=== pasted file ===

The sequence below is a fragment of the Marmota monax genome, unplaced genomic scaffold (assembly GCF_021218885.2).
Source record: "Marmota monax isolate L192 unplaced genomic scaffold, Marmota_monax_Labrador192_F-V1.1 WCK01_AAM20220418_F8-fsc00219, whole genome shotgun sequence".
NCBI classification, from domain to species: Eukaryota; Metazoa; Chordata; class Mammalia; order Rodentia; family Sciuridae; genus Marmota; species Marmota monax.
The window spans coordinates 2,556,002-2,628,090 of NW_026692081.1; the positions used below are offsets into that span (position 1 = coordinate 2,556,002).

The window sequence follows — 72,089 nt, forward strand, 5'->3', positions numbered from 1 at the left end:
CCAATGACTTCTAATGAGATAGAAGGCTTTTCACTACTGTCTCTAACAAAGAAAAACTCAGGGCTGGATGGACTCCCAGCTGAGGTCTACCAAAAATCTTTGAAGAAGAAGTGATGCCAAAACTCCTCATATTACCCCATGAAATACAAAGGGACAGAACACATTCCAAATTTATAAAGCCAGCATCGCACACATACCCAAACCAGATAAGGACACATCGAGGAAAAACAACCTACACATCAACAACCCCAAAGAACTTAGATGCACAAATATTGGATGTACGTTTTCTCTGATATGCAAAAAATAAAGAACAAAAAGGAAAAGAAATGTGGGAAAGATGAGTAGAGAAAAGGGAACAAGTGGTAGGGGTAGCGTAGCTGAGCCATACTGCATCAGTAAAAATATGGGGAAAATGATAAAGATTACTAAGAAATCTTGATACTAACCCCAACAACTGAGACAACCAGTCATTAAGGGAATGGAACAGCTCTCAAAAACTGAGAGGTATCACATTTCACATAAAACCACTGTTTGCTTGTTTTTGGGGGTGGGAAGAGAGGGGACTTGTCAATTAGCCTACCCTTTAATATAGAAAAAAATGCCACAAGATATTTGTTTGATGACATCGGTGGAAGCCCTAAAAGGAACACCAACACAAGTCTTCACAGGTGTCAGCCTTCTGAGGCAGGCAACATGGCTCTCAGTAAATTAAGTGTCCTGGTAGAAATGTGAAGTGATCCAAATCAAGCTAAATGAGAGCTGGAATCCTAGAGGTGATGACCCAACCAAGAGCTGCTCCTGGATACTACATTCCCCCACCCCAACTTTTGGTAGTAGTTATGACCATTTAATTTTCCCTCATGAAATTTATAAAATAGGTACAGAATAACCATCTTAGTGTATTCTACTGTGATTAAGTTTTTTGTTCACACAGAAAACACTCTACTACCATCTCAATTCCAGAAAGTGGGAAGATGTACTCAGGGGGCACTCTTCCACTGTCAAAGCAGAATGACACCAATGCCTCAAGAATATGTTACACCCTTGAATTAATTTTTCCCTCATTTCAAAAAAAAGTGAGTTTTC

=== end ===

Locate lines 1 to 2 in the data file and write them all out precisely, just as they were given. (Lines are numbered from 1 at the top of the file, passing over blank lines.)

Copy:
The sequence below is a fragment of the Marmota monax genome, unplaced genomic scaffold (assembly GCF_021218885.2).
Source record: "Marmota monax isolate L192 unplaced genomic scaffold, Marmota_monax_Labrador192_F-V1.1 WCK01_AAM20220418_F8-fsc00219, whole genome shotgun sequence".